ROSELILY is the perfect example of why I have become a fan of short stories. It takes certain skill to weave an engaging tale in no less than 3 pages, without sacrificing character depth, meaningful plot, and arresting prose. With short stories like this, I can certainly say that length is not a measure of a writer’s talent and skill.
She dreams; dragging herself across the world. A small girl in her mother’s white robe and veil, knee raised waist high through a bowl of quicksand soup.
Roselily is getting married. To a black man. On the porch of her house. She has 4 children, the last one given away to its father who had money. A lot of things are running through her mind while the preacher drones on with his litany of the marriage ceremony. She thinks of her dead mother. She worries about her last child in New England. She wonders about her new husband and his different religion. She is excited about the prospect of living in a new city.
But she is also uneasy about her new life. Will she be able to take on her new responsibilities? Will she be able to make new roots? What about her children?
This is the first time I have read something by Alice Walker. I had meant to read her more popular full-length work, The Color Purple, but I got distracted with other books. I’m glad I had the chance to read this short story, though, because it gave me a taste of how her writing feels like. There is something to say about the prose. It is crisp and short, but the narrative is packed with a lot of meaning in terms of women empowerment and cultural differences, motherhood and romance. I loved how the paragraphs are interspersed with the lines of the opening litany of a Christian wedding ceremony. This creative prose has made the story stand out in my eyes.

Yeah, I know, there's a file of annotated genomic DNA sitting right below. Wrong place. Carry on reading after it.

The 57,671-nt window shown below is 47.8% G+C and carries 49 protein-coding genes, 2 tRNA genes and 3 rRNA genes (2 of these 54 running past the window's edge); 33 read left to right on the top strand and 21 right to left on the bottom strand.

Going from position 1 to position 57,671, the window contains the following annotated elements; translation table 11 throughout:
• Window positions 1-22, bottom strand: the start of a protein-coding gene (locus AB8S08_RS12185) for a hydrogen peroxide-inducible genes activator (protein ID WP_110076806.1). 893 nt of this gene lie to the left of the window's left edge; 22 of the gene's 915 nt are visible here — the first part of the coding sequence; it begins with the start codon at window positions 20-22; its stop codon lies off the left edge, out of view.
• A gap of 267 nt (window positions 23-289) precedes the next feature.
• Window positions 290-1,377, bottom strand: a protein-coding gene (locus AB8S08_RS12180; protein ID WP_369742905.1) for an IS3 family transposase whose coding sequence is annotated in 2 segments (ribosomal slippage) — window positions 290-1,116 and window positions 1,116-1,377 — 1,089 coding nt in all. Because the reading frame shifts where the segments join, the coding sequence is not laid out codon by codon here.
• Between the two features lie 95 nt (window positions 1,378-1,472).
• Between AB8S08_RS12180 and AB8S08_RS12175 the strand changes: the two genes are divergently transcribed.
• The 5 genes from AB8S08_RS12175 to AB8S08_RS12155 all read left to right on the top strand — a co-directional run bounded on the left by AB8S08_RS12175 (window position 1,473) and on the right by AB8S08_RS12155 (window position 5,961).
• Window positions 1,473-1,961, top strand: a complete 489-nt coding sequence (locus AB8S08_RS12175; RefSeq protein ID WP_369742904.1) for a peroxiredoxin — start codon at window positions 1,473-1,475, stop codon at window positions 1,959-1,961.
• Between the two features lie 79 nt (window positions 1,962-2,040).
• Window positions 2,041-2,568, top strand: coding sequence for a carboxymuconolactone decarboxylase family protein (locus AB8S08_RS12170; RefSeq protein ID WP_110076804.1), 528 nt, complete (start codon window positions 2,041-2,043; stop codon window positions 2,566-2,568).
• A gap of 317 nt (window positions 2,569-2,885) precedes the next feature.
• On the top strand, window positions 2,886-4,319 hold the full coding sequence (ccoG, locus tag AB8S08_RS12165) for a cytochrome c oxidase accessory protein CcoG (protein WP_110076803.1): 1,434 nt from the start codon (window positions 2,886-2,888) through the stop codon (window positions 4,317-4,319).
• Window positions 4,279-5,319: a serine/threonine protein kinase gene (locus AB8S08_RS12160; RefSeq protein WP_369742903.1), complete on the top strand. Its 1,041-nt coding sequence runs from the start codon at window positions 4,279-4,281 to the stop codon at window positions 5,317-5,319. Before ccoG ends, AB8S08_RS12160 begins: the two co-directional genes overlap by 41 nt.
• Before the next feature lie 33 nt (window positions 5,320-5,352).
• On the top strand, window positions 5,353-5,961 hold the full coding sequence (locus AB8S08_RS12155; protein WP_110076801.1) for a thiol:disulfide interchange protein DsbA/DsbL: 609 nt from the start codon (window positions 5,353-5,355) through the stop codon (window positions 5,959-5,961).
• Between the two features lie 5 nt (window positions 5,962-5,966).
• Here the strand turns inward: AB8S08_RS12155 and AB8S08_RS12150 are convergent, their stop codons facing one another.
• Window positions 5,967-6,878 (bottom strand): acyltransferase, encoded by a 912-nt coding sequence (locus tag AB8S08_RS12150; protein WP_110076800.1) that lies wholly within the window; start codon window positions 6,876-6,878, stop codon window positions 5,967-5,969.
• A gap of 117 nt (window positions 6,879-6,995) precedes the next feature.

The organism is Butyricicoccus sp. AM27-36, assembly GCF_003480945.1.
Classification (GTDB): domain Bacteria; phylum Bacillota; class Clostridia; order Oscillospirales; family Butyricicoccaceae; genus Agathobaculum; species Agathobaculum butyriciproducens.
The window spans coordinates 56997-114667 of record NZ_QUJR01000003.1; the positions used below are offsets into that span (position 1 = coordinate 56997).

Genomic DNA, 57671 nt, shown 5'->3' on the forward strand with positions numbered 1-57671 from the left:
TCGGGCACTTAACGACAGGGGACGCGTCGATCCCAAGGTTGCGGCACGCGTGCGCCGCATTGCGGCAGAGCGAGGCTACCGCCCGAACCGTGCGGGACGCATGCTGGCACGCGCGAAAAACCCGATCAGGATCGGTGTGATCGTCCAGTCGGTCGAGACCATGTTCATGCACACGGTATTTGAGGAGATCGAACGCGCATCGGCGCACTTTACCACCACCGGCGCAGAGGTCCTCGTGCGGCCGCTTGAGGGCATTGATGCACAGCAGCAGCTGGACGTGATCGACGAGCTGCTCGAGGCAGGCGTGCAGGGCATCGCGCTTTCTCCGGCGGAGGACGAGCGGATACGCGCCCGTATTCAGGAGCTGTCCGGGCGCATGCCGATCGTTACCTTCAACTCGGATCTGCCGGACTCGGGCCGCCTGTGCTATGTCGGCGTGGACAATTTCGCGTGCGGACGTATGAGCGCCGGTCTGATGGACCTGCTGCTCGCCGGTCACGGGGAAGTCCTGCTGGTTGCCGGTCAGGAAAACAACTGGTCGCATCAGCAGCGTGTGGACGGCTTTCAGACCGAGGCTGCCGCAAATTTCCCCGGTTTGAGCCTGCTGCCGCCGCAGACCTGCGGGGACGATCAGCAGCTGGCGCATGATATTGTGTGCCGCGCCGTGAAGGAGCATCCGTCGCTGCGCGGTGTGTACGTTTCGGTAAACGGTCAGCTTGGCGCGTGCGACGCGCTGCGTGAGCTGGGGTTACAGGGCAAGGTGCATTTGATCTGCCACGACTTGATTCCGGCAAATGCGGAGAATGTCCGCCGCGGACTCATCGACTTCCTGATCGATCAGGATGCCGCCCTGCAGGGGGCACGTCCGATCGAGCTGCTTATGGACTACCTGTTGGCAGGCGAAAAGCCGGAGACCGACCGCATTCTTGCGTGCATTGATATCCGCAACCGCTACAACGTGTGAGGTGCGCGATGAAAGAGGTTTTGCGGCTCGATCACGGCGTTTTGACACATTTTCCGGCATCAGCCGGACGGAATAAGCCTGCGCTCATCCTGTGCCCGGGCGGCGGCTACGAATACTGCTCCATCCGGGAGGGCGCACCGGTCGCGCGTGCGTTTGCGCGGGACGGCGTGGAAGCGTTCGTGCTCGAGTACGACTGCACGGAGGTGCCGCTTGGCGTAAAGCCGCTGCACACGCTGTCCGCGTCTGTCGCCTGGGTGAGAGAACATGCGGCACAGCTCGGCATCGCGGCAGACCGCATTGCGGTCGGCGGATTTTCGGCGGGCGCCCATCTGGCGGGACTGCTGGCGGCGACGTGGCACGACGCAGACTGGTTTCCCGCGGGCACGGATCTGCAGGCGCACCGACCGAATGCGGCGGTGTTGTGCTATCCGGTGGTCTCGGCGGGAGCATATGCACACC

Reading Roselily made me think about my own wedding. Did I think the same thoughts as that of Roselily? I can’t be sure. But I certainly did when I said yes to the wedding proposal. I knew that tying the knot is no laughing matter and that once I say yes, there’s no turning back. It took more than guts to leave my carefree life and slip into a domesticated one. More so that I knew I would be thinking about other people – the husband and the kids – over my own interests. Will I be willing to make that sacrifice? The thing with Roselily, however, was she was already burdened with her job and her kids that she sees marriage as a way out.
She also has her own reservations, certainly. And that is only normal, because getting married is indeed a leap of faith. A big leap of faith, if I may say so. Others would call getting hitched as throwing caution to the wind and just riding with the tide, no matter how high it is. There is a need for extra courage to make that decision and all the more so when you marry someone of a different faith. And of course, there is the question of whether she really loves her husband. Or, is love already enough to marry someone?
Her husband would free her. A romantic hush. Proposal. Promises. A new life! Respectable, reclaimed, renewed. Free! In robe and veil.
I guess Roselily is ready.
My rating: 5/5 stars.